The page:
Saturday, May 28, 2022


Bicycle the ‘Route of the Hiawatha’ trail in Montana, Idaho

(Updated June 11, 2015)
For active breaks from traveling through the Inland Pacific Northwest, there are three must-do bicycle trails — The Spokane River Centennial Trail, Trail of the Coeur d’Alenes and the Route of the Hiawatha Trail. All three are easily accessible from I-90.
The most majestic of the three is the Route of the Hiawatha Trail. A couple years ago, a few of us RVers bicycled this immensely popular route, a 15-mile compacted gravel trail between the Pearson trailhead (elev. 3180) in Idaho and the East Portal trailhead (elev. 4147) in Montana.

 One of many tunnels. Julianne G. Crane

Although bicyclists can travel round trip, most choose the shorter (3-4 hour) downhill experience and park at the East Portal, located about 2 miles off I-90 at the Taft Exit in Montana (5 miles east of Lookout Pass on the Idaho border) and take a shuttle bus back.

The downhill version begins at the East Portal of the very dark Taft Tunnel. Helmets and proper lighting equipment are required for all bikers.
(I was extremely glad I was wearing a strong helmet because immediately after emerging from the damp, 1.7 mile-long tunnel, my front wheel skidded sideways on a wet patch and down I went. Although I didn’t know it at the time, I suffered a cracked rib when the handle bars slammed into my side. Thinking I only had been bruised, I went on to finish the ride.)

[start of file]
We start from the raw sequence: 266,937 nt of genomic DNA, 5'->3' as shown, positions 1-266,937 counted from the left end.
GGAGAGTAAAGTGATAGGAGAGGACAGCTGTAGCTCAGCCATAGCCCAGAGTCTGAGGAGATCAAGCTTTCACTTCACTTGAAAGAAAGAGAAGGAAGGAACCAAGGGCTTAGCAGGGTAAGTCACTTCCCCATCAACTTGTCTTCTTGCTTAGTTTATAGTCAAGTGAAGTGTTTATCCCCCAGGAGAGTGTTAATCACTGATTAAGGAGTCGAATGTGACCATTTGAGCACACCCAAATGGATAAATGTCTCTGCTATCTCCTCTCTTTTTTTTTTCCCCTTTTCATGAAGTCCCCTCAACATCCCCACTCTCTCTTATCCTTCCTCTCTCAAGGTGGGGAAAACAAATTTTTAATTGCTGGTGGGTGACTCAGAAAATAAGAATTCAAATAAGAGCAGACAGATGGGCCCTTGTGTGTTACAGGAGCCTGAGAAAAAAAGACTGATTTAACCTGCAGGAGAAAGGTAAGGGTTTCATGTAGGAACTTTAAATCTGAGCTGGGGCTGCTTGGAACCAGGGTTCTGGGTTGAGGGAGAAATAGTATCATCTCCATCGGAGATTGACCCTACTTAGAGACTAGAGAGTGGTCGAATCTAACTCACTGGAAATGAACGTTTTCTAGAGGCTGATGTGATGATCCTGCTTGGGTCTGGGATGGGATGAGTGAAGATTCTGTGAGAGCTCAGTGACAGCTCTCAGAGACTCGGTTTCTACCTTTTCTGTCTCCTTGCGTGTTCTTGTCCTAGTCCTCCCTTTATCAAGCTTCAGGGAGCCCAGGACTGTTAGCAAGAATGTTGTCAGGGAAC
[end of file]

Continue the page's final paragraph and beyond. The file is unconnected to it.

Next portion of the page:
Julianne and Jimmy on Hiawatha.

The trail has a 2% grade and travels through nine tunnels and across seven high steel trestles before reaching the Pearson trailhead.

“Along the trail, numerous interpretive signs provide information about the rich mining and railroad history in this scenic passage way through the spectacular Bitterroot Mountains, famous between 1911 and 1961 as the ‘Route of the Hiawatha’ on the Milwaukee Road between Illinois and Washington.”-– Trail Website
The Hiawatha trail is open May 23-Sept. 27 (2015) from 8:30 a.m.-5 p.m. During the peak season, June 22 -Sept. 7, the hours are extended to 5:30 p.m. (Pacific Daylight Time). Day use pass is $10 ($6 ages 6-13). All children 13 and under must be accompanied by an adult.
 View from high steel trestle. Julianne G. Crane

The shuttle operates 7 days a week from 11 a.m. to approximately 4:15 p.m. through Sept. 20. (On weekends from June 22-Sept. 7, a fifth run at the end of the day is added … so the last departure from Pearson would be at 5:45 p.m.) After Sept. 20, 2015, the shuttle only operates on Friday, Saturday, and Sunday. The season ends on Sunday, Sept. 27, 2015.

If you go

– You can buy passes online:
– Purchase passes at Lookout Pass Ski Area on I-90, Exit 0 at Idaho / Montana Border or from trail marshals.
– Helmets and lights are required.
– You can buy or rent equipment at Lookout Pass.

Nearby campgrounds:
Visit the Idaho Panhandle Nation Forests Web site. Or click here for a wide selection of books on camping in the Pacific Northwest.

To read more about the RV Lifestyle click on

Julianne G. Crane

Photos: From top: Views of the Route of the Hiawatha. (Friends of the Coeur d’Alene Trails). (2) RVer Jimmy Smith bicycling through one of the nine tunnels on the ‘Route of the Hiawatha. (Julianne G. Crane) (3) RVers Julianne G Crane and Jimmy Smith on Trail. (4) View from one of the seven high steel trestles. (Julianne G. Crane)


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